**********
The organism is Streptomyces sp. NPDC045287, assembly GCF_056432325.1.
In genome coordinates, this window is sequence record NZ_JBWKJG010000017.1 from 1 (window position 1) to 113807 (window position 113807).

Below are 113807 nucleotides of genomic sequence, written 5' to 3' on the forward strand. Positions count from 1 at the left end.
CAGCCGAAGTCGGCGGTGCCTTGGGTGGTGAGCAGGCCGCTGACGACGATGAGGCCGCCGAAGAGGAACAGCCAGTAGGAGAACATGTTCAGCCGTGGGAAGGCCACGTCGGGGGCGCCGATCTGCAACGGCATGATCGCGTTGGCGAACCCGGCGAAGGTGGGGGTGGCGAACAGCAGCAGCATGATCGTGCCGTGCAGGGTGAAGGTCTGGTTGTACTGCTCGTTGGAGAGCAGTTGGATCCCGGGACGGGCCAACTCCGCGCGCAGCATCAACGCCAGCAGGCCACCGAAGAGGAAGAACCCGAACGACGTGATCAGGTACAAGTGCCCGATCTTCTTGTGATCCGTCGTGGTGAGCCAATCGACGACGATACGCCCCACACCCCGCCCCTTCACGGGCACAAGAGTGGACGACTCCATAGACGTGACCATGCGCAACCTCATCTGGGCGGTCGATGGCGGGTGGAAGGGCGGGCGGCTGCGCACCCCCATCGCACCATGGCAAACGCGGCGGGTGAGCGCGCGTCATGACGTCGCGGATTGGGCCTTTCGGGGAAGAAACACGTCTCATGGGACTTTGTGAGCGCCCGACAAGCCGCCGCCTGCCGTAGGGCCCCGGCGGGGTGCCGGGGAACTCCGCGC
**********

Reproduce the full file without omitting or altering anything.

The organism is Streptomyces sp. NPDC045287, assembly GCF_056432325.1.
In genome coordinates, this window is sequence record NZ_JBWKJG010000017.1 from 1 (window position 1) to 113807 (window position 113807).

Below are 113807 nucleotides of genomic sequence, written 5' to 3' on the forward strand. Positions count from 1 at the left end.
CAGCCGAAGTCGGCGGTGCCTTGGGTGGTGAGCAGGCCGCTGACGACGATGAGGCCGCCGAAGAGGAACAGCCAGTAGGAGAACATGTTCAGCCGTGGGAAGGCCACGTCGGGGGCGCCGATCTGCAACGGCATGATCGCGTTGGCGAACCCGGCGAAGGTGGGGGTGGCGAACAGCAGCAGCATGATCGTGCCGTGCAGGGTGAAGGTCTGGTTGTACTGCTCGTTGGAGAGCAGTTGGATCCCGGGACGGGCCAACTCCGCGCGCAGCATCAACGCCAGCAGGCCACCGAAGAGGAAGAACCCGAACGACGTGATCAGGTACAAGTGCCCGATCTTCTTGTGATCCGTCGTGGTGAGCCAATCGACGACGATACGCCCCACACCCCGCCCCTTCACGGGCACAAGAGTGGACGACTCCATAGACGTGACCATGCGCAACCTCATCTGGGCGGTCGATGGCGGGTGGAAGGGCGGGCGGCTGCGCACCCCCATCGCACCATGGCAAACGCGGCGGGTGAGCGCGCGTCATGACGTCGCGGATTGGGCCTTTCGGGGAAGAAACACGTCTCATGGGACTTTGTGAGCGCCCGACAAGCCGCCGCCTGCCGTAGGGCCCCGGCGGGGTGCCGGGGAACTCCGCGC